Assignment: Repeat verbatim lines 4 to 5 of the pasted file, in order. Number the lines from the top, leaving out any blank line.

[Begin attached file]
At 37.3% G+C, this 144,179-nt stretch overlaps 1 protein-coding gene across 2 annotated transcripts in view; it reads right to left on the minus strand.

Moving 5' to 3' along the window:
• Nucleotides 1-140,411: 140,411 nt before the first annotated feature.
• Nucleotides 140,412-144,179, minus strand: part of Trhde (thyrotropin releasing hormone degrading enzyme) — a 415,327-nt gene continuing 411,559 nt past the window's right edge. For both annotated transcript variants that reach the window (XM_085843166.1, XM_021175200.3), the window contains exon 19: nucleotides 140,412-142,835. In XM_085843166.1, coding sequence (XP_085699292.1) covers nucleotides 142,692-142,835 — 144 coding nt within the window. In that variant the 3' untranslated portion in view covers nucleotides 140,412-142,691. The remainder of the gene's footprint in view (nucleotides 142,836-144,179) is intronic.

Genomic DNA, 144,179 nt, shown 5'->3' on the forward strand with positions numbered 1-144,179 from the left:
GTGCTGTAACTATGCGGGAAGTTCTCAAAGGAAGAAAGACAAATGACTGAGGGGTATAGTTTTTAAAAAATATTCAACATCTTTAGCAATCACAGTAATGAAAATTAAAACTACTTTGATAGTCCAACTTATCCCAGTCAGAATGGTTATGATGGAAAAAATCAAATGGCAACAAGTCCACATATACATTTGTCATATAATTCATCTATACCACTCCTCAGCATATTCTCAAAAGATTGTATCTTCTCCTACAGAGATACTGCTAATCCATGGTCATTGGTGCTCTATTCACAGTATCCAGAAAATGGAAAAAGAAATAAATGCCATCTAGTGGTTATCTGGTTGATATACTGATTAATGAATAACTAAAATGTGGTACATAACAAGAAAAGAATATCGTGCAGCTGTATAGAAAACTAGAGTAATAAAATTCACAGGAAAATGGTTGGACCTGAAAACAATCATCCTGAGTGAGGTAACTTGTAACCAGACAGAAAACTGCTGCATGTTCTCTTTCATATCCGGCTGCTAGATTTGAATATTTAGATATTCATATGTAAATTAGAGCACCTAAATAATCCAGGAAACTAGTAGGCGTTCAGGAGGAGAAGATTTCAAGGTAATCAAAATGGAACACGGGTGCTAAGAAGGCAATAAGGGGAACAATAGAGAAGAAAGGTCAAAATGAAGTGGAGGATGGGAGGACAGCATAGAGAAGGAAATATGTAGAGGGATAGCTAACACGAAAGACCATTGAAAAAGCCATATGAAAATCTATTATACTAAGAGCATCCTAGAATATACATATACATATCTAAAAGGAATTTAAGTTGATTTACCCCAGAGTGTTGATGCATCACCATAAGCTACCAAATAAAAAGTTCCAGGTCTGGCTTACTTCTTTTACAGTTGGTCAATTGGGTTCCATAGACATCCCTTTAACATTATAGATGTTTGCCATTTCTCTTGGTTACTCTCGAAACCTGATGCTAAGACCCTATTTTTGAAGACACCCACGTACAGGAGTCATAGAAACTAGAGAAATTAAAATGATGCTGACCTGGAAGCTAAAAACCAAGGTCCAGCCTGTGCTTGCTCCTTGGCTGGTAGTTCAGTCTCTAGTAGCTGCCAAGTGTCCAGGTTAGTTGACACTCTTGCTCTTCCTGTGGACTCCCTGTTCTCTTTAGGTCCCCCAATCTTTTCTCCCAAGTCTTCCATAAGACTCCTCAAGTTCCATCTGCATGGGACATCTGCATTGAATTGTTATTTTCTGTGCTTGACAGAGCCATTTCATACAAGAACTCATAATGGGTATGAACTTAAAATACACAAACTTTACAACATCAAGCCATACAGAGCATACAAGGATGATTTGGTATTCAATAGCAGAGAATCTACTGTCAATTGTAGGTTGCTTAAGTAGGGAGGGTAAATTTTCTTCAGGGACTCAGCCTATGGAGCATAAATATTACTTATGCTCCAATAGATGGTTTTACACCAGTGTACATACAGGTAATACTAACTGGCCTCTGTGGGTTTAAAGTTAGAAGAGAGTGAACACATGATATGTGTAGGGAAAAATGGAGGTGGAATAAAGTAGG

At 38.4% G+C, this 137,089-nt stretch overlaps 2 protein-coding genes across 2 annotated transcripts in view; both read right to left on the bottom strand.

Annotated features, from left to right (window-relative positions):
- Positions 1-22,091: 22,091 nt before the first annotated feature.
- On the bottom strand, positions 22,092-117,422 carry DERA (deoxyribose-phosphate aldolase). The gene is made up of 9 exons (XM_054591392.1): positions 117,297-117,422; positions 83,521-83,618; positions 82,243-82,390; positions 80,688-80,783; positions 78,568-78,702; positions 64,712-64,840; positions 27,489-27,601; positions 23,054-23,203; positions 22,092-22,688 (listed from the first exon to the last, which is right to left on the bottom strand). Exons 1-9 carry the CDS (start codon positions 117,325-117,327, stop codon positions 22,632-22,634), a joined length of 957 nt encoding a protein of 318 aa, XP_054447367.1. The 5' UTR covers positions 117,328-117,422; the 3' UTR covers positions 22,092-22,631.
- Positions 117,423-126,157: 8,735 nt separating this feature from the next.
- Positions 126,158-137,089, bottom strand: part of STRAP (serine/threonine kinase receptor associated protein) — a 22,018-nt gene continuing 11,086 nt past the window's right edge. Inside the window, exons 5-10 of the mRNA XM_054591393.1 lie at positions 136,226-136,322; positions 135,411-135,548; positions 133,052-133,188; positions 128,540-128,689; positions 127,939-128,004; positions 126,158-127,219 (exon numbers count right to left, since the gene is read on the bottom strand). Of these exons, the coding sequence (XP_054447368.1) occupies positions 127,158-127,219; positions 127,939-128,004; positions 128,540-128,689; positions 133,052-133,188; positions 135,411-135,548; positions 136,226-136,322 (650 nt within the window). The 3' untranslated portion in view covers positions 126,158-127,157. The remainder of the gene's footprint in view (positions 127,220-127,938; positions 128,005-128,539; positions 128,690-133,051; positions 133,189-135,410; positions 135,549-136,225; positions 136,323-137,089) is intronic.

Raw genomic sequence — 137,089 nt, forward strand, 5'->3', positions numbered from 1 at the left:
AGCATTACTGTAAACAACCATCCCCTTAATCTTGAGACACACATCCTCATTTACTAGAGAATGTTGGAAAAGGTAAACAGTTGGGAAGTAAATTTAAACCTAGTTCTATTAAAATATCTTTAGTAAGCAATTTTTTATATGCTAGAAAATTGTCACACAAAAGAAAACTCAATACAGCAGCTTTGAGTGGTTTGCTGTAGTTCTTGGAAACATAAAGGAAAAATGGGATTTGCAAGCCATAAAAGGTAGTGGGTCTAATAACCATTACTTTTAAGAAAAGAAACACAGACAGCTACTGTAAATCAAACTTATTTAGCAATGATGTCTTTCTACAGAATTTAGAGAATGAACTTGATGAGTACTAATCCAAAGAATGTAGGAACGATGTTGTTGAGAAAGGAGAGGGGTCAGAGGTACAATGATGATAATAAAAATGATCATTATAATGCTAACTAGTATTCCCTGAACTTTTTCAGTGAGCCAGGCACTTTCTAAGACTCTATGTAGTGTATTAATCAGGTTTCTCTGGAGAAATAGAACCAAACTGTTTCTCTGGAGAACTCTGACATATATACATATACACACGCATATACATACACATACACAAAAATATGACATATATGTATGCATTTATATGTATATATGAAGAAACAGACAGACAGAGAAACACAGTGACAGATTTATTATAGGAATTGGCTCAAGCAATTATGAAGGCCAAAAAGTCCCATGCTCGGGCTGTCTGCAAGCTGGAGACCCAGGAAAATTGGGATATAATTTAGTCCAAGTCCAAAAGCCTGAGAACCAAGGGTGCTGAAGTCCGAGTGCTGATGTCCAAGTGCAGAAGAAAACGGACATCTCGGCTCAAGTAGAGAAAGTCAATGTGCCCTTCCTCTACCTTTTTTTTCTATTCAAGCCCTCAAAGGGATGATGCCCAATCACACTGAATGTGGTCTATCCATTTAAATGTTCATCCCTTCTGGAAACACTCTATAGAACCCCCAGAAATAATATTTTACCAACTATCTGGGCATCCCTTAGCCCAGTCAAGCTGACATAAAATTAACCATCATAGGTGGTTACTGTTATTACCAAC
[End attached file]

• Nucleotides 140,412-144,179, minus strand: part of Trhde (thyrotropin releasing hormone degrading enzyme) — a 415,327-nt gene continuing 411,559 nt past the window's right edge. For both annotated transcript variants that reach the window (XM_085843166.1, XM_021175200.3), the window contains exon 19: nucleotides 140,412-142,835. In XM_085843166.1, coding sequence (XP_085699292.1) covers nucleotides 142,692-142,835 — 144 coding nt within the window. In that variant the 3' untranslated portion in view covers nucleotides 140,412-142,691. The remainder of the gene's footprint in view (nucleotides 142,836-144,179) is intronic.

Genomic DNA, 144,179 nt, shown 5'->3' on the forward strand with positions numbered 1-144,179 from the left: